5 Helpful Tips on Where to Put Your HVAC Unit

5 Helpful Tips on Where to Put Your HVAC Unit

Aside from being an eyesore, HVAC units can also negatively affect your home’s curb appeal. In addition, an evident HVAC unit may turn away potential buyers, so you should consider putting it in a less-used location. Here are the five  helpful tips on where to put your HVAC unit:

Put the HVAC unit in a hallway.

A central hallway is an ideal place for an HVAC unit. You can branch the ducts out to different rooms. Adding a hot tub can require the relocation of your HVAC unit, but you can always make an exception. Above-ground pools require additional equipment, including an external pump and an electrical connection. If you can relocate your HVAC unit, you can make the pool area more attractive while keeping the air conditioner in its original location.

Avoid placing the HVAC unit in an area that will interfere with children’s playtime. Also, don’t install the unit in a location that will be visible to many visitors. You don’t want the unit to get in the way of the family’s fun, so try to find a less-used space. Moreover, avoid placing it in a high-traffic area, as it can cause potential buyers to turn away.

Clean condenser fins

Inspect the air conditioner’s condenser fins for dirt, grime, and other debris. These fins are thin metal slats that guide warm air away from the AC unit. To function efficiently, you must clean these fins regularly for your HVAC system. Follow these instructions to maintain a clean condenser. This will extend the life of your air conditioner and make it more energy-efficient.To clean the condenser, you must first turn off the power. Find the power switch next to your HVAC unit or inside your home. Begin by cleaning the fins and coil with a brush or vacuum cleaner. Be careful not to bend the fins, as doing so may hinder airflow. You can also use a lint-free cloth to wipe away any light accumulations.

Place the HVAC unit in the shade.

To maximize the effectiveness of your air conditioning system, plant a few trees in your yard. You want to plant deciduous trees on your home’s east and west sides. Deciduous trees will provide ample shade for your air conditioning unit, and the lower-growing trees will offer morning shade. Deciduous trees will also keep your home cool during the winter and prevent the sun from overheating it in the summer. On the other hand, evergreen trees provide continuous shade and help block high winds.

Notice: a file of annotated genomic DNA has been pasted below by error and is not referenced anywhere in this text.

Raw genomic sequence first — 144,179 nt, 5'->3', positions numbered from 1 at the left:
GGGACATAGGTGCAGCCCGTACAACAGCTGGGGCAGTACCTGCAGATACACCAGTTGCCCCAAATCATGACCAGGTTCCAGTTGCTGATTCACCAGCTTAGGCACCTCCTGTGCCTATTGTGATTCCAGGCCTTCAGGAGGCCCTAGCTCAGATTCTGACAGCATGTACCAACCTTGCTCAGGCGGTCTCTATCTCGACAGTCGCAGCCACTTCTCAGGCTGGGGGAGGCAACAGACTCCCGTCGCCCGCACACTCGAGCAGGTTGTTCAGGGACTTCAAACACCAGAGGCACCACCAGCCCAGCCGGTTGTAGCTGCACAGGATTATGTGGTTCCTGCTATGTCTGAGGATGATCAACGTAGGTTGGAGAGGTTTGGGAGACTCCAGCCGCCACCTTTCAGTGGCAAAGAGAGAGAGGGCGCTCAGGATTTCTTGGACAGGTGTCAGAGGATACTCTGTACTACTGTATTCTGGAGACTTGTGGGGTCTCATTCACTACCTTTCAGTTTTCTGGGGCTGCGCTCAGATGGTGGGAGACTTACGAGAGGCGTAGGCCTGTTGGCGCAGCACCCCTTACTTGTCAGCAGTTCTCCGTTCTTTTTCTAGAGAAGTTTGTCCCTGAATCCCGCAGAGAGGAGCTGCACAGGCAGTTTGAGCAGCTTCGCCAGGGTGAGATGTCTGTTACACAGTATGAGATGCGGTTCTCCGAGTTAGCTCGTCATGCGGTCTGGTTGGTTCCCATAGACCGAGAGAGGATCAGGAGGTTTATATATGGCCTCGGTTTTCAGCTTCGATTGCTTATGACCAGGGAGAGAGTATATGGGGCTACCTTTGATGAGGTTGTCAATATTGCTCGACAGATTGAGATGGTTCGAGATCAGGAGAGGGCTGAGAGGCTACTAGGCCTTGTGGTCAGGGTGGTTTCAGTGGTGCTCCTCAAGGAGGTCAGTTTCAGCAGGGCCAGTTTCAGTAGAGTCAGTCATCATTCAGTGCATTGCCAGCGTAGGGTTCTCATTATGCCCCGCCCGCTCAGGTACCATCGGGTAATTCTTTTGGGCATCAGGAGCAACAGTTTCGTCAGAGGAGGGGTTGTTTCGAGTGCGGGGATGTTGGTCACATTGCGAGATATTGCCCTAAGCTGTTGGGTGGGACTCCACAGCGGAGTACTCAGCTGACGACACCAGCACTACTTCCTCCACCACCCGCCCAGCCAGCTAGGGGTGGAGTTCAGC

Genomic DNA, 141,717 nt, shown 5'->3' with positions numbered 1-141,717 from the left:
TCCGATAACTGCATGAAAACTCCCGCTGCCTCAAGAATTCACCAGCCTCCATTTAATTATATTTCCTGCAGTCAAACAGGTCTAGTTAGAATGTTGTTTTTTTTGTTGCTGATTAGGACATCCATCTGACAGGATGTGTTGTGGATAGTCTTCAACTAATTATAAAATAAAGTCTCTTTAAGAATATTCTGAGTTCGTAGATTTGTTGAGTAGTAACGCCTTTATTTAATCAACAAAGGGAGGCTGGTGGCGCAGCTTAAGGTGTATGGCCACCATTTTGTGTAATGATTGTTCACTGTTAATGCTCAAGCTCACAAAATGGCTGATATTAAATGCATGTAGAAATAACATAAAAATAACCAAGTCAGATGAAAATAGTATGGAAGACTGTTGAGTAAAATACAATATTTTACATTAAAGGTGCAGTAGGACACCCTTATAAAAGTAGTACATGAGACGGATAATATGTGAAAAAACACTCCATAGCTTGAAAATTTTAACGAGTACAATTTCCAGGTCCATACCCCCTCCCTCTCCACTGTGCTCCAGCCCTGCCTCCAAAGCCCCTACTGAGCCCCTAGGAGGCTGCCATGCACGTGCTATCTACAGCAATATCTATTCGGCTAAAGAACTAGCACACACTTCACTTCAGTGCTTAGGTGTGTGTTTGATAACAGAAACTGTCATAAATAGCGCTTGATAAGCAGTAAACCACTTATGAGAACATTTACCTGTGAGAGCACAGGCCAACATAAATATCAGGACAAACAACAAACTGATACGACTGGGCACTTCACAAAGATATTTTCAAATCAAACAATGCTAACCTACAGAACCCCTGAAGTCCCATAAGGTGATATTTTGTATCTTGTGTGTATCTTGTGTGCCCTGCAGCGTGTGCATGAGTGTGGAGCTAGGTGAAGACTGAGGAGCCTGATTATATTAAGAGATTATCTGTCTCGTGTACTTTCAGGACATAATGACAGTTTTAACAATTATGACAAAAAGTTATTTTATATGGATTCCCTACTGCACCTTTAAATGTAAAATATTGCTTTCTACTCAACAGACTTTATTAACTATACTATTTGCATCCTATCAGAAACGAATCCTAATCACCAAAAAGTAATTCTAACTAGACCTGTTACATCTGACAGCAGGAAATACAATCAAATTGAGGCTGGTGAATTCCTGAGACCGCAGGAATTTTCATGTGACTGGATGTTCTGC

The best way to install a shade for your HVAC unit is to plant trees around your home. Tall, leafy trees will provide plenty of shade for the air conditioner and reduce the risk of overheating. Plant them at least 20 feet away from your home since the natural trees may take up to 12 months to grow. Once established, they will produce shade for your HVAC unit for years to come. But before planting any trees, be sure to check the local weather conditions before planting them.

Keep the HVAC unit clean

You might not realize it, but keeping your HVAC unit clean can benefit its lifespan. Dirt and grime can cause these components to break down more quickly and affect the parts’ life. Even parts that are coated will not last as long when dirty. Therefore, changing the filters frequently and cleaning air ducts periodically is crucial. Besides removing dirt, debris, and other foreign particles, air cleaning can provide your home with a more hygienic air environment.

Dirty air filters can reduce efficiency and increase energy costs. Besides, dirty filters can lead to premature replacement and extra repairs. Thus, you should change your air filters every three months. Likewise, you should contact a professional HVAC technician if you see signs of leaking ducts. They can seal any leaks that may be present in your ductwork and repair them before they lead to further problems. By following these tips, you can keep your HVAC unit in optimum condition and extend its life.

Install a programmable thermostat

To install a programmable thermostat on where to place your HVAC unit, first determine the exact location. Ideally, you’ll have an electrical outlet in this area, but you can install one on the wall if not. Make sure you check the wiring, too. If you’re replacing a traditional thermostat, you need to ensure that your HVAC unit’s wiring can support the new thermostat.

To avoid heating your home more than necessary, install a programmable thermostat in the rooms where you use the most heat. For example, because the kitchen is the hottest room in the house, the thermostat will be set higher there than elsewhere. On the other hand, hallways are generally unoccupied and don’t have people. Therefore, the readings will be false. Moreover, doors and windows are constantly bringing drafts into your home. Your thermostat’s temperature will fluctuate accordingly since they’re open and closed frequently.

David John